The added inconvenient fact for liberals is that all of Trump’s 2005 income came from the private sector, something neither Sanders nor Obama could claim.

So once again idiot liberais have made Trump look sympathetic. You need not be a Trump non-fan or fan to see some holes in this. Dan Mitchell sees them:

Interestingly, it appears that Trump pays a lot of tax. At least for that one year. Which is contrary to what a lot of people have suspected – including me in the column I wrote on this topic last year for Time.

Some Trump supporters are even highlighting the fact that Trump’s effective tax rate that year was higher than what’s been paid by other political figures in more recent years.

But I’m not impressed. First, we have no idea what Trump’s tax rate was in other years. So the people defending Trump on that basis may wind up with egg on their face if tax returns from other years ever get published.

Second, why is it a good thing that Trump paid so much tax? I realize I’m a curmudgeonly libertarian, but I was one of the people who applauded Trump for saying that he does everything possible to minimize the amount of money he turns over to the IRS. As far as I’m concerned, he failed in 2005.

But let’s set politics aside and focus on the fact that Trump coughed up $38 million to the IRS in 2005. If that’s representative of what he pays every year (and I realize that’s a big “if”), my main thought is that he should move to Italy.

Yes, I realize that sounds crazy given Italy’s awful fiscal system and grim outlook. But there’s actually a new special tax regime to lure wealthy foreigners. Regardless of their income, rich people who move to Italy from other nations can pay a flat amount of €100,000 every year. Note that we’re talking about a flat amount, not a flat rate.

Here’s how the reform was characterized by an Asian news outlet.

Italy on Wednesday (Mar 8) introduced a flat tax for wealthy foreigners in a bid to compete with similar incentives offered in Britain and Spain, which have successfully attracted a slew of rich footballers and entertainers. The new flat rate tax of €100,000 (US$105,000) a year will apply to all worldwide income for foreigners who declare Italy to be their residency for tax purposes.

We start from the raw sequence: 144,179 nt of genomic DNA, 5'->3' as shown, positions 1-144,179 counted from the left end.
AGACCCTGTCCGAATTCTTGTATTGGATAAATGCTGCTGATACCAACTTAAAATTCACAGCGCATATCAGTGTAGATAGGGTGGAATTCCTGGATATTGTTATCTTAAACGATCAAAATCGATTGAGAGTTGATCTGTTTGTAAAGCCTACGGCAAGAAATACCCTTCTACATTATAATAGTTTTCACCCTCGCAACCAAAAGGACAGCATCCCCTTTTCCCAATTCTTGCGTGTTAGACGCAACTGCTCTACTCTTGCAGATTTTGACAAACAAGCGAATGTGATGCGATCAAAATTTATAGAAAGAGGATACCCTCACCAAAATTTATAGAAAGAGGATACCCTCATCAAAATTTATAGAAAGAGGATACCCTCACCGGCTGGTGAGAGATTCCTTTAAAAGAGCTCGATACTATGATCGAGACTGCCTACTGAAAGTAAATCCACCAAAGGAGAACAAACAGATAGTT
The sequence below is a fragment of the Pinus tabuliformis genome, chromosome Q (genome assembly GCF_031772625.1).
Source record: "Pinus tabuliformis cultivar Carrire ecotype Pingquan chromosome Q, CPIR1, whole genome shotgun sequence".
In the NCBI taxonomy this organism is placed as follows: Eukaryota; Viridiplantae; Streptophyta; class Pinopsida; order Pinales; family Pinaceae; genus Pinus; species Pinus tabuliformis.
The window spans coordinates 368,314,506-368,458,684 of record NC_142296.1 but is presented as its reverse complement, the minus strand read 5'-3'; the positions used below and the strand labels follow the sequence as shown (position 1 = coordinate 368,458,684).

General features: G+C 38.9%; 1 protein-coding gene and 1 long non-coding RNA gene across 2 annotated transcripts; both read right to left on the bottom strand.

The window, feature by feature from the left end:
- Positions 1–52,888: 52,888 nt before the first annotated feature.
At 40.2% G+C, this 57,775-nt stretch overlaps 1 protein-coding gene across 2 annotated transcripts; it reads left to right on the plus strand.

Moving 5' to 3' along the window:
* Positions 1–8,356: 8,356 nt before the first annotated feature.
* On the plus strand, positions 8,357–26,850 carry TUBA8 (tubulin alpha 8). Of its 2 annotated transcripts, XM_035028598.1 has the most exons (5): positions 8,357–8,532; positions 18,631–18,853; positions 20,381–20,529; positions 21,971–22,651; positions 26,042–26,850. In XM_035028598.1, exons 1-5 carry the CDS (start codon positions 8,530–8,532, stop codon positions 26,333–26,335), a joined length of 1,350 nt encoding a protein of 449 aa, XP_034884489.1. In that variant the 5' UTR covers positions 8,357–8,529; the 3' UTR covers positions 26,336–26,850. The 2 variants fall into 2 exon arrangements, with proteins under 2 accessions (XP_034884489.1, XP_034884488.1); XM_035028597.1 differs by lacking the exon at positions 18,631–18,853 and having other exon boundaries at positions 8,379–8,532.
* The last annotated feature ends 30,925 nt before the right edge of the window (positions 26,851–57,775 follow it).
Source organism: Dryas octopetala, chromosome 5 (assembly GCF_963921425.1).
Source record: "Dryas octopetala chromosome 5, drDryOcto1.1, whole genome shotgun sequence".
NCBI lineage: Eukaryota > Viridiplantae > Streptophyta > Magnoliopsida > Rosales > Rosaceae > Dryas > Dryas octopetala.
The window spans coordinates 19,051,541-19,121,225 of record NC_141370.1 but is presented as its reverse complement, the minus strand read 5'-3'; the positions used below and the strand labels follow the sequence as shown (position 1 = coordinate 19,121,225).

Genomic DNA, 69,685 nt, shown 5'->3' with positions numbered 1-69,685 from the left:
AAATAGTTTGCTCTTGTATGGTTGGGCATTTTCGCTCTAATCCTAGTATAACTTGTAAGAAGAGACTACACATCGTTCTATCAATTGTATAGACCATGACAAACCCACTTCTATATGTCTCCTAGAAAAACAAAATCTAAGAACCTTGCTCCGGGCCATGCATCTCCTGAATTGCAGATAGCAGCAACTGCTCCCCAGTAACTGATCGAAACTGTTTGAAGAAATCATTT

Here’s how Bloomberg/BNAdescribed the new initiative.

Italy unveiled a plan to allow the ultra-wealthy willing to take up residency in the country to pay an annual “flat tax” of 100,000 euros ($105,000) regardless of their level of income. A former Italian tax official told Bloomberg BNA the initiative is an attempt to entice high-net-worth individuals based in the U.K. to set up residency in Italy… Individuals paying the flat tax can add family members for an additional 25,000 euros ($26,250) each. The local media speculated that the measure would attract at least 1,000 high-income individuals.

Think about this from Donald Trump’s perspective. Would he rather pay $38 million to the ghouls at the IRS, or would he rather make an annual payment of €100,000 (plus another €50,000 for his wife and youngest son) to the Agenzia Entrate?

Seems like a no-brainer to me, especially since Italy is one of the most beautiful nations in the world. Like France, it’s not a place where it’s easy to become rich, but it’s a great place to live if you already have money.

But if Trump prefers cold rain over Mediterranean sunshine, he could also pick the Isle of Man for his new home.

There are no capital gains, inheritance tax or stamp duty, and personal income tax has a 10% standard rate and 20% higher rate.  In addition there is a tax cap on total income payable of £125,000 per person, which has encouraged a steady flow of wealthy individuals and families to settle on the Island.

Though there are other options, as David Schrieberg explained for Forbes.

Italy is not exactly breaking new ground here. Various countries including Portugal, Malta, Cyprus and Ireland have been chasing high net worth individuals with various incentives. In 2014, some 60% of Swiss voters rejected a Socialist Party bid to end a 152-year-old tax break through which an estimated 5,600 wealthy foreigners pay a single lump sum similar to the new Italian regime.

Though all of these options are inferior to Monaco, where rich people (and everyone else) don’t pay any income tax. Same with the Cayman Islands and Bermuda. And don’t forget Vanuatu.

If you think all of this sounds too good to be true, you’re right. At least for Donald Trump and other Americans. The United States has a very onerous worldwide tax system based on citizenship.

In other words, unlike folks in the rest of the world, Americans have to give up their passports in order to benefit from these attractive options. And the IRS insists that such people pay a Soviet-style exit tax on their way out the door.

 

News about the news

Nate Silver has been researching the 2016 presidential election, starting with a comparison with Brexit earlier in 2016:

The U.S. presidential election, as I’ve argued here, was something of a similar case. No, the polls didn’t show a toss-up, as they had in Brexit. But the reporting was much more certain of Clinton’s chances than it should have been based on the polls. Much of The New York Times’s coverage, for instance, implied that Clinton’s odds were close to 100 percent. In an article on Oct. 17 — more than three weeks before Election Day — they portrayed the race as being effectively over, the only question being whether Clinton should seek a landslide or instead assist down-ballot Democrats: